Rendering of Boeing's CST-100 approaching International Space Station. (Boeing image.)

Boeing is showing that it’s serious about developing a new spaceship, announcing that it will base the operations and manufacturing for its Crew Space Transportation program at the Kennedy Space Center in Florida, the longtime home of the Space Shuttle program.

The company’s CST-100 spacecraft will hold up to seven people. It’s designed initially for taking astronauts to the International Space Station, replacing the role of the decommissioned Space Shuttle orbiters, but Boeing says it will also be able to support private missions including flights to an orbital space complex planned by Bigelow Aerospace.

Boeing’s new facility in South Florida could employ up to 550 people by the time the program is operational in December 2015, but that’s contingent on Boeing being selected for ongoing contracts to work with NASA’s Commercial Crew Program.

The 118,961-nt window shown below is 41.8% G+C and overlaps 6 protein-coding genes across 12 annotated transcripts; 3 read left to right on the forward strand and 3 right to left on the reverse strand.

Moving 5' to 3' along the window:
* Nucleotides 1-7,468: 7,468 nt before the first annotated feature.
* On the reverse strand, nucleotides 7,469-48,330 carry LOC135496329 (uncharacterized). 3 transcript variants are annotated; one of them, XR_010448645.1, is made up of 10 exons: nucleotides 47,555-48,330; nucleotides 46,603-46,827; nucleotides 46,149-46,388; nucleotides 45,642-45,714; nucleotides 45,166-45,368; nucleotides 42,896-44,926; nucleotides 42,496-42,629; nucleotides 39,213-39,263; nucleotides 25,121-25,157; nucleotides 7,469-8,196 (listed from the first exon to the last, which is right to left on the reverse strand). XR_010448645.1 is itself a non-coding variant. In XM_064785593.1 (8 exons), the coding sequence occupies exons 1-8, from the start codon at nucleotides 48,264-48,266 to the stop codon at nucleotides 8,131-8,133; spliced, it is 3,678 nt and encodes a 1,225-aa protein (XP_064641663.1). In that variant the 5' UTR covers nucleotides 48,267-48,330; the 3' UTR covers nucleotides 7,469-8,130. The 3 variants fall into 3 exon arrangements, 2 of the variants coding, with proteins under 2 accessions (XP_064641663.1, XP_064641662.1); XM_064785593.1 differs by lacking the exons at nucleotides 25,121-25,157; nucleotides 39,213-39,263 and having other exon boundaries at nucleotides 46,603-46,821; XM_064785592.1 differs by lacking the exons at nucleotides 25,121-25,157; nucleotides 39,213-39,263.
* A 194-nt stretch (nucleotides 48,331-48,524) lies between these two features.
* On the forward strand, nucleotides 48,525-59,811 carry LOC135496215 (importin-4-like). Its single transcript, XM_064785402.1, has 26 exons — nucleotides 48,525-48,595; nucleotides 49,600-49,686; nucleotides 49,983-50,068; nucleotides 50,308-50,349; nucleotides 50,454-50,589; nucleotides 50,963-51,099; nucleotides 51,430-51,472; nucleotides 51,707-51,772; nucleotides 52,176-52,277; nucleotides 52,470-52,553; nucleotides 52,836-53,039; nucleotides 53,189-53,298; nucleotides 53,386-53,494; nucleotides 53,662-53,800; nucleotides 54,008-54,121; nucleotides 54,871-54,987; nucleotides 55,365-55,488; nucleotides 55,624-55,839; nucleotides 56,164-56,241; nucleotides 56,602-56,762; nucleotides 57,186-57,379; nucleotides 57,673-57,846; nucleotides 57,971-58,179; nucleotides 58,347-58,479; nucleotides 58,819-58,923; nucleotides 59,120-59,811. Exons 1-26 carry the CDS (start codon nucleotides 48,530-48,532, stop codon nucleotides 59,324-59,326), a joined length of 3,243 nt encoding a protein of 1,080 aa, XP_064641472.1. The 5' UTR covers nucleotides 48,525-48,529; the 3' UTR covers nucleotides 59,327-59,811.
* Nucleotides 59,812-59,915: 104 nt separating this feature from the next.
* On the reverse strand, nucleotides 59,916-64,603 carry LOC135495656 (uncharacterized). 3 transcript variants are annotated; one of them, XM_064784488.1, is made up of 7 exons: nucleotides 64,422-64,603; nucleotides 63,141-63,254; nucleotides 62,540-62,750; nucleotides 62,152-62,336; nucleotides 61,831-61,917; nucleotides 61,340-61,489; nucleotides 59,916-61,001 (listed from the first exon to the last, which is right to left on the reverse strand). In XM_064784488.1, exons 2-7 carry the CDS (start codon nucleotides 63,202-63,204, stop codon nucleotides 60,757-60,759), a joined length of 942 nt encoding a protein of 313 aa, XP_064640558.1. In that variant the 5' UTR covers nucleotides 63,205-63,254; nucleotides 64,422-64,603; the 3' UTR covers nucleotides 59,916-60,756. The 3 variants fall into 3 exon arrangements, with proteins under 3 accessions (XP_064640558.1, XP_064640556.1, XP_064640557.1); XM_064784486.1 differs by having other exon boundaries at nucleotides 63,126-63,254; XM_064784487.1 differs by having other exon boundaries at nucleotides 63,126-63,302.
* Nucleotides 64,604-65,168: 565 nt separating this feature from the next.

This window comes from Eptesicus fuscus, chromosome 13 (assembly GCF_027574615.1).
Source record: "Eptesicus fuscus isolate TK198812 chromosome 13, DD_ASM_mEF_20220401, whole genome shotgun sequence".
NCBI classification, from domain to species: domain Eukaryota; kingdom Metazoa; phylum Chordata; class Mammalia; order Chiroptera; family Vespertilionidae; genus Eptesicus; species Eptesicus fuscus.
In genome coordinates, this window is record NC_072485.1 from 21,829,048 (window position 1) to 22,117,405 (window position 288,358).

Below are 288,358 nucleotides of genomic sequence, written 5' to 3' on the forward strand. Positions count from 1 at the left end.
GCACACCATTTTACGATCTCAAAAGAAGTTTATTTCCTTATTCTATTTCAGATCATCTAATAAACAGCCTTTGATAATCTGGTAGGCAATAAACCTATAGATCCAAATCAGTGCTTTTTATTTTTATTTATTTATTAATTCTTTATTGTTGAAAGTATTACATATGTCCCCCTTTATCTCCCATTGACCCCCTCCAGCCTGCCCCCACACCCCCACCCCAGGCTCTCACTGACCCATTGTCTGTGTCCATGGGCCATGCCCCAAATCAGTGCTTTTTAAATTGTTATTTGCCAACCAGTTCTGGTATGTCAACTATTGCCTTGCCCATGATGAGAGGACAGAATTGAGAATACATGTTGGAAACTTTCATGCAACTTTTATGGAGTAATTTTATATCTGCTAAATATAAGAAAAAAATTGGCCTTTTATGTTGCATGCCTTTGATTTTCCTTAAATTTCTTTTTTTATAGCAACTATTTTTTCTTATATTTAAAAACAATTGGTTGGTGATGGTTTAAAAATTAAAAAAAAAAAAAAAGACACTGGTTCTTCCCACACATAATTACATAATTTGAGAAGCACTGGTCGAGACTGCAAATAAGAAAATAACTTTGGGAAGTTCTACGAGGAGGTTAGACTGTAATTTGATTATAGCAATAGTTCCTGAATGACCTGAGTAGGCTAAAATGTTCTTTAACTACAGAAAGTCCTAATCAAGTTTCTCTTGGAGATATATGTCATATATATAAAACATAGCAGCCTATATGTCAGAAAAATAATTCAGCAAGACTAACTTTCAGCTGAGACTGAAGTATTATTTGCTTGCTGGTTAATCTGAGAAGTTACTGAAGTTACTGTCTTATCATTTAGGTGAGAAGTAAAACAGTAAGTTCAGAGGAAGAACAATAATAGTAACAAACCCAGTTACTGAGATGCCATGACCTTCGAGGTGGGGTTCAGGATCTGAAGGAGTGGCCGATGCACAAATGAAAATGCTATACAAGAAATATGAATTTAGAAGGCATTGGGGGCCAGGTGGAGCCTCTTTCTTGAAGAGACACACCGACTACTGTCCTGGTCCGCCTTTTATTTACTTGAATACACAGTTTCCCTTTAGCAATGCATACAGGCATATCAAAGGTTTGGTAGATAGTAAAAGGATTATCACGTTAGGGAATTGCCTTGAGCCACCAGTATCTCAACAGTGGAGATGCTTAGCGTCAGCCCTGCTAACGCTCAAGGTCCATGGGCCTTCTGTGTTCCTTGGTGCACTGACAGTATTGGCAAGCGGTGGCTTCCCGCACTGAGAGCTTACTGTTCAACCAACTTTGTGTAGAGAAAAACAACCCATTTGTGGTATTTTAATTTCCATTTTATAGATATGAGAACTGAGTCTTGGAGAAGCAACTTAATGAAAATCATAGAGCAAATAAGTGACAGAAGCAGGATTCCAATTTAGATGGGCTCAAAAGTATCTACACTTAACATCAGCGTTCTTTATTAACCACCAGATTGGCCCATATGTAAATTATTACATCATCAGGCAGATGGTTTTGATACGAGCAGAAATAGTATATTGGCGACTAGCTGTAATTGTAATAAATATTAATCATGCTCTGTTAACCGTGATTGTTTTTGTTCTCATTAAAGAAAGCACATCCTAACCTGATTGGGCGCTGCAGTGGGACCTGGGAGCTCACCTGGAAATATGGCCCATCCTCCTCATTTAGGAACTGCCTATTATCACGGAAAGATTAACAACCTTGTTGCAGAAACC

A number of private companies are vying for those contracts, although another Seattle-area company, Jeff Bezos’ Blue Origin, declined to appear at a Congressional hearing on the Commercial Crew Program last week.

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  • Jason Gerard Clauss

    WTF is that? It looks like a tuna can with legs. Sure as hell looks like a step back from the Shuttle.

    • Arlington Albertson

      Well considering there is no “drag” in space and no need for aerodynamic designs, this makes a lot of sense. They can pack a lot of equipment in this design with minimal waste. Granted they still have to get it into space, but they’ll have some solution for that I’m sure. :)

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